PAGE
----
The dramatic changes brought on by the COVID-19 pandemic are numerous and exhaustive, felt by virtually all Americans. It has even fueled the growth of a change in our medical care. As a result of coronavirus, telemedicine is now a much more widely adopted norm.
But how safe is telemedicine?
Telehealth is not new. It’s been around for more than a decade, but due to the current inherent health risks of COVID-19, its use has skyrocketed in 2020. The benefits are obvious. The chief being it limits physical interaction and therefore the risk of potentially deadly virus spread.
As more doctors provide medical care remotely, however, they may also increase the chances of making serious medical errors with their online patients.
The Doctors Company, a medical malpractice insurer, recently published a white paper on the growing use of telemedicine, with an eye on not only the dangers it poses for patients but the economic dangers it can pose for physicians via medical malpractice lawsuit awards.
Pros and Cons of Telehealth
The research, “Your Patient is Logging on Now: The Risks and Benefits of Telehealth in the Future of Healthcare,” relates that telehealth doctor exams doubled between 2016 and 2019, and by April this year alone, there were about 1 million such online visits a week.
The report also notes that telemedicine medical malpractice claims have risen over the last 15 years. As it has become more widely adopted, more patients have suffered serious telehealth mistakes.
The report identified the positives of telemedicine:
· Less of a risk of patient infection, such as a serious hospital-acquired infection
· More frequent physician contact for those with chronic conditions
· Increase in doctor access, especially those in rural areas
It also identified numerous potential patient pitfalls. Those unrelated to errors that can harm patients were:
· Privacy issues
· Decrease of medical care access for some patients, such as seniors who lack internet access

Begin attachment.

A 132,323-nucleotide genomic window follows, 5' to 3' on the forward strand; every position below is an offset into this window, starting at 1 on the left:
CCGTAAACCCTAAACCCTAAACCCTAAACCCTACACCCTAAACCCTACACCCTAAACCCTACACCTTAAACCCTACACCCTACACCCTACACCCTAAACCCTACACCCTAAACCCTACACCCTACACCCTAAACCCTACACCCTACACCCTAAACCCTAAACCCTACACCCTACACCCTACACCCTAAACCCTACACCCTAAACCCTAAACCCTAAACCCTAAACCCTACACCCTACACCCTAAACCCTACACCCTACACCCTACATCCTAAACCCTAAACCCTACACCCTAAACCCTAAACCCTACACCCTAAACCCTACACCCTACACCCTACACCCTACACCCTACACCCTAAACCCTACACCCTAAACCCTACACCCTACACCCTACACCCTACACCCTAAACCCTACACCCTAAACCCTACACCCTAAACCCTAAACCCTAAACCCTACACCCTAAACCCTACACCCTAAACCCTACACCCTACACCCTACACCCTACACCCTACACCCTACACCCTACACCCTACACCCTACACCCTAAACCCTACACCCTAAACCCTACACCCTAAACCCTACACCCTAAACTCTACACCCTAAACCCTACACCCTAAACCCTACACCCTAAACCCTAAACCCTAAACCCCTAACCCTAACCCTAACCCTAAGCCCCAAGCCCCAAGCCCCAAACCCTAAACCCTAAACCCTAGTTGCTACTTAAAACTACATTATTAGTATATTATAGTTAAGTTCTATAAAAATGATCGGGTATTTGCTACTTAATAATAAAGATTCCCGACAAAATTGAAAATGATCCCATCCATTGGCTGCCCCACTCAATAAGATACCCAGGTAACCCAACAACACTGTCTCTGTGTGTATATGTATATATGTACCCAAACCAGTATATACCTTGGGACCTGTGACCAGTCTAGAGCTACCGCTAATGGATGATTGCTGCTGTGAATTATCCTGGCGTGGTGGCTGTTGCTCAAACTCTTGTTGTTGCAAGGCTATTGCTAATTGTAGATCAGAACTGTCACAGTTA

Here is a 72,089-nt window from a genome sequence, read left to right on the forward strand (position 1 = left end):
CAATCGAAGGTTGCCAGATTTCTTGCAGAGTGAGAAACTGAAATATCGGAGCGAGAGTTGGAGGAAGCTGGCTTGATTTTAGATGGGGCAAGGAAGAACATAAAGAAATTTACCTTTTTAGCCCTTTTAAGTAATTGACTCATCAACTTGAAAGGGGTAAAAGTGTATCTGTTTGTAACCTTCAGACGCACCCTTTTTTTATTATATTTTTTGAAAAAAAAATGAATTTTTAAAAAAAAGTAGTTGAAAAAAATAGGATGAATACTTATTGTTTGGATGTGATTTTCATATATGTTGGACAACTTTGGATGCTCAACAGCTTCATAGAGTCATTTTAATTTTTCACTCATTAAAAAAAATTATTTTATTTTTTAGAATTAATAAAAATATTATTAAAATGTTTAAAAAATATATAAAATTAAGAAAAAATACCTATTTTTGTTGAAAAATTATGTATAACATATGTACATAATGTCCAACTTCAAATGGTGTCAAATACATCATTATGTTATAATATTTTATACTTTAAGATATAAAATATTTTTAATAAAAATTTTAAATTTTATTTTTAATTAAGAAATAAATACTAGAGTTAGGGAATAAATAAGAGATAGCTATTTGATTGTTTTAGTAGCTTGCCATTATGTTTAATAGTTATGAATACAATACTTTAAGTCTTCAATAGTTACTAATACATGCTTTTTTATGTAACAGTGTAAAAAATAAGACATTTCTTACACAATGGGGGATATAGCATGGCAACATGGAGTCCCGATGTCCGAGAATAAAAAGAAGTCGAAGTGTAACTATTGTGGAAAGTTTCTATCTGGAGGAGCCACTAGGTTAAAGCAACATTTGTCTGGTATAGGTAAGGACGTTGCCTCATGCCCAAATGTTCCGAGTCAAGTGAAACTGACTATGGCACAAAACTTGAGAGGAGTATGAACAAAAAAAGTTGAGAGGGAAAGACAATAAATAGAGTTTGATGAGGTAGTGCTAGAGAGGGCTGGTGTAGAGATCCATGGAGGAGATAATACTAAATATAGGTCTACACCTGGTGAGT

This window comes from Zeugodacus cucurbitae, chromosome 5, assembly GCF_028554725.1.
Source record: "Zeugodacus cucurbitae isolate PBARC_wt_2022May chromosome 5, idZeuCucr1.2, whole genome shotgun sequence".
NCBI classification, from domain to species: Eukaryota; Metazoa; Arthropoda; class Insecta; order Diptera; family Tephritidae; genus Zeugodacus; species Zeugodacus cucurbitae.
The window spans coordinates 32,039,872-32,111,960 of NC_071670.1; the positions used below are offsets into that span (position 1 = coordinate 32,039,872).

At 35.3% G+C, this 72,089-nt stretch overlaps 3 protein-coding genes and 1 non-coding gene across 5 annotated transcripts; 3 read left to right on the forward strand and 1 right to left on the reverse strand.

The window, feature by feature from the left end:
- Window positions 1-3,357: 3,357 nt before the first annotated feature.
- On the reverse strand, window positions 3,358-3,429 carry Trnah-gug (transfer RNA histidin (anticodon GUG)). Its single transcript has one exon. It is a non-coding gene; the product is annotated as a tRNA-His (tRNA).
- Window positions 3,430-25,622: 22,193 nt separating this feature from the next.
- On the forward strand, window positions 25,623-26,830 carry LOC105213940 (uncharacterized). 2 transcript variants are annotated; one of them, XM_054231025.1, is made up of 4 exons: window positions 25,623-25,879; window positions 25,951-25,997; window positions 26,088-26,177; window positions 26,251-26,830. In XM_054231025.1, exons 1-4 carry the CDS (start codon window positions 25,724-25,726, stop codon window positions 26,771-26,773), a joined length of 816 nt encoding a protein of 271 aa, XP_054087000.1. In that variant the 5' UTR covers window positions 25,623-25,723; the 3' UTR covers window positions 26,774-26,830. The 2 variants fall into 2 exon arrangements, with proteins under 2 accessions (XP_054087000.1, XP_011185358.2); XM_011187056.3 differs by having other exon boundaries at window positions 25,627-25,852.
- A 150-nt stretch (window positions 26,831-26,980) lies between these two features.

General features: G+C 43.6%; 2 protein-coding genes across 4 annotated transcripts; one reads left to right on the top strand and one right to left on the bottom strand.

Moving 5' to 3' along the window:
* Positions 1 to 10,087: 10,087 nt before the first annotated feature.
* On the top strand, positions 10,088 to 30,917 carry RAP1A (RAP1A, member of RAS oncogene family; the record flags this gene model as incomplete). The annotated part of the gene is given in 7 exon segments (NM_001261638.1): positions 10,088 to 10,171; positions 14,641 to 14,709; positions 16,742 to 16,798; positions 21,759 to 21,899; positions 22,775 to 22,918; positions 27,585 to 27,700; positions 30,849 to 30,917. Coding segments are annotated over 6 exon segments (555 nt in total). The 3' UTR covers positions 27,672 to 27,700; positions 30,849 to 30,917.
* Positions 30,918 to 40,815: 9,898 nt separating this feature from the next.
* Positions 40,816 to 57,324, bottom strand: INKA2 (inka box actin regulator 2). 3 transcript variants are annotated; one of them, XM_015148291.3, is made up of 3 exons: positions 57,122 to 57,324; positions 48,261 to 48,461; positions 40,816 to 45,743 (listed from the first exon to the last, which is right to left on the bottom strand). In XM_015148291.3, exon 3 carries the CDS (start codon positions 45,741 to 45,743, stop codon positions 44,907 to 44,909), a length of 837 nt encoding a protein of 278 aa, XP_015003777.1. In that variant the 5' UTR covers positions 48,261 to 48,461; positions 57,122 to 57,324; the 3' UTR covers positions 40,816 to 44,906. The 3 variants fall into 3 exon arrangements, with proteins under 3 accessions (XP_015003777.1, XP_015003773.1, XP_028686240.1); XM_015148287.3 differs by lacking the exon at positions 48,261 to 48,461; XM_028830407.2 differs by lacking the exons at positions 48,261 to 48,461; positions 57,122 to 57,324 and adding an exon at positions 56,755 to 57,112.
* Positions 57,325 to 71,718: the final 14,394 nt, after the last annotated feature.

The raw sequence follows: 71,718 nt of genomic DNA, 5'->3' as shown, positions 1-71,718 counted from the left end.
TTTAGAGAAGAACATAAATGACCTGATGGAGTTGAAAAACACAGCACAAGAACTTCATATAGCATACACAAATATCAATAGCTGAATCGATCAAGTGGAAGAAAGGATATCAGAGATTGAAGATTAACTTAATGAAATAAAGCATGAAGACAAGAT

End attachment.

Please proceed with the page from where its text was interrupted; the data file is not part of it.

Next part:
One, if not the most common, medical error in traditional health care is misdiagnosis. This takes many forms, such as:
· Wrong diagnosis
· Delayed diagnosis
· Missed diagnosis
Most Common, Serious Medical Error Made During Telemedicine
According to this report, misdiagnosis is also a serious but common medical error made during telemedicine. In fact, the Doctors Company reports misdiagnosis is the most common telehealth medical malpractice claim.
It’s not hard to understand why, as the report shows the top illnesses misdiagnosed by doctors practicing telehealth were serious and life-threatening.
According to the white paper, the top misdiagnosed telemedicine patient conditions are:
· Cancer – 25% of all medical malpractice claims
· Stroke – 20% of all medical malpractice claims
· Infection – 20% of all medical malpractice claims
During this health crisis, telemedicine is a needed and realistic healthcare option for many patients today. But this doesn’t mean that a doctor is no less responsible for providing the expected standard level of care – even remotely – that all patients deserve.
Whether it happened during an online visit or through in-person treatment, if you or a loved one suffered critical harm from a medical error, a medical malpractice attorney can investigate to obtain the justice you also deserve.
The choice of a lawyer is an important decision that should not be based solely on advertisements.
Authored by Gray, Ritter & Graham, P.C., posted in Blog October 13, 2020